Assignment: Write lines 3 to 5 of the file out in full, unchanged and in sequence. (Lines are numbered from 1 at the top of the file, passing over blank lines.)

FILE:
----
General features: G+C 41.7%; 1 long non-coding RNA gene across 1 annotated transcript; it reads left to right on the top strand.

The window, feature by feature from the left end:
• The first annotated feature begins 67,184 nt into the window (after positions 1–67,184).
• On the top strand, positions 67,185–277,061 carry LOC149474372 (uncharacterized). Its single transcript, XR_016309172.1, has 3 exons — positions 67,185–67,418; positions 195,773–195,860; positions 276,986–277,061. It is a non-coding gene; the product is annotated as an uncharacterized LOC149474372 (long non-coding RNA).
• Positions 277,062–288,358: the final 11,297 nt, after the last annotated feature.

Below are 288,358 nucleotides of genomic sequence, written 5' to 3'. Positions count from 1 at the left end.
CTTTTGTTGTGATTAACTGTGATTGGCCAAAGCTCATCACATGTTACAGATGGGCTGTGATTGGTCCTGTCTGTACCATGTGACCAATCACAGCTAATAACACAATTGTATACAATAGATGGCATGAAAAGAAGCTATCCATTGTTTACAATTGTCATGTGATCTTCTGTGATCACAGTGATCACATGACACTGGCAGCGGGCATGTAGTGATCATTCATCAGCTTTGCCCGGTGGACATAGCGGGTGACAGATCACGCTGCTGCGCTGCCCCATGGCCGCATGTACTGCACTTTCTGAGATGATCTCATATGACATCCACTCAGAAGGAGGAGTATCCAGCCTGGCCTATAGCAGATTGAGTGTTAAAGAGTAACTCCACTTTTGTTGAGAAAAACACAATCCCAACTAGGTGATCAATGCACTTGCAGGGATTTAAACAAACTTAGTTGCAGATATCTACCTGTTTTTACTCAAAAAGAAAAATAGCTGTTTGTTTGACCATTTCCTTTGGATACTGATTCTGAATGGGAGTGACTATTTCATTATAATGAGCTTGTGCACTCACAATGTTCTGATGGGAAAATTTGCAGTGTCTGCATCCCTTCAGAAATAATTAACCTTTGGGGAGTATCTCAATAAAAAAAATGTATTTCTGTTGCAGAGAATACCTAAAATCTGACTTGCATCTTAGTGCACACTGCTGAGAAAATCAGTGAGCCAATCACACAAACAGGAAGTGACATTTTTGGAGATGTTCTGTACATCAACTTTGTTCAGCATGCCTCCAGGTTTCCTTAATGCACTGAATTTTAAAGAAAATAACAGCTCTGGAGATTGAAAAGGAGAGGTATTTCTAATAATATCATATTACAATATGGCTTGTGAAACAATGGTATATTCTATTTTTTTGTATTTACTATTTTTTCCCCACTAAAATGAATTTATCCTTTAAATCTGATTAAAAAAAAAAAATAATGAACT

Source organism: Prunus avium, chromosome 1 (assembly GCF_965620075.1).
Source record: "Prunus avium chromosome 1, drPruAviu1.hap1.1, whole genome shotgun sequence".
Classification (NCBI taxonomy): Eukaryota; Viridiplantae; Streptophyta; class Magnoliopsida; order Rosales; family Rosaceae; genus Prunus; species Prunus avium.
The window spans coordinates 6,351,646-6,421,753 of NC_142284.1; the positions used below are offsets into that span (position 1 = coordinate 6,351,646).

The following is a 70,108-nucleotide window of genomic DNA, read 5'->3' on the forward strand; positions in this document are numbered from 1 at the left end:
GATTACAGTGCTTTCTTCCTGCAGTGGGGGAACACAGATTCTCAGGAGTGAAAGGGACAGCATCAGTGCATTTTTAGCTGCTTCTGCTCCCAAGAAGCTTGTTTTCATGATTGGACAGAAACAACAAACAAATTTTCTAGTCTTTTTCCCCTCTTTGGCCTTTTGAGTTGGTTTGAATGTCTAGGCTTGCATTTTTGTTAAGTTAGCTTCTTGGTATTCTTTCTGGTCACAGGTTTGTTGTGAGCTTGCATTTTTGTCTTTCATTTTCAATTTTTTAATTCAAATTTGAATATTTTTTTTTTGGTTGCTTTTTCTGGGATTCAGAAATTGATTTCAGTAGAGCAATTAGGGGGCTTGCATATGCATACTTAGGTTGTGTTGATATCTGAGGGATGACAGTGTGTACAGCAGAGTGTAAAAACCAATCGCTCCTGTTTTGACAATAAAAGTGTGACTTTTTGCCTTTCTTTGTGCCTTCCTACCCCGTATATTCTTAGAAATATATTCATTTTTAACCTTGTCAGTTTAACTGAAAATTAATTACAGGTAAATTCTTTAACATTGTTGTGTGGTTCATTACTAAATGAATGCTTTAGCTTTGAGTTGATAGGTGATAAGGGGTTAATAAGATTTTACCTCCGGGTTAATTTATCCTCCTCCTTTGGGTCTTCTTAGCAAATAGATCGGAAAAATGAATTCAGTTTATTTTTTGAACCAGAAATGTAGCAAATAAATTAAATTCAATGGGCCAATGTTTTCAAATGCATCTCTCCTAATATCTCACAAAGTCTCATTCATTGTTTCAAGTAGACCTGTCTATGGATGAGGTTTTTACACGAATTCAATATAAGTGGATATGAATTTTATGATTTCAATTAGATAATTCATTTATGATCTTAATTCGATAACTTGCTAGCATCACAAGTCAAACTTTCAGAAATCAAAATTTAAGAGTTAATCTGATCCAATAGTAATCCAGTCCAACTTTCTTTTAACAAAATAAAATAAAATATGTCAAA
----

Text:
• The first annotated feature begins 67,184 nt into the window (after positions 1–67,184).
• On the top strand, positions 67,185–277,061 carry LOC149474372 (uncharacterized). Its single transcript, XR_016309172.1, has 3 exons — positions 67,185–67,418; positions 195,773–195,860; positions 276,986–277,061. It is a non-coding gene; the product is annotated as an uncharacterized LOC149474372 (long non-coding RNA).
• Positions 277,062–288,358: the final 11,297 nt, after the last annotated feature.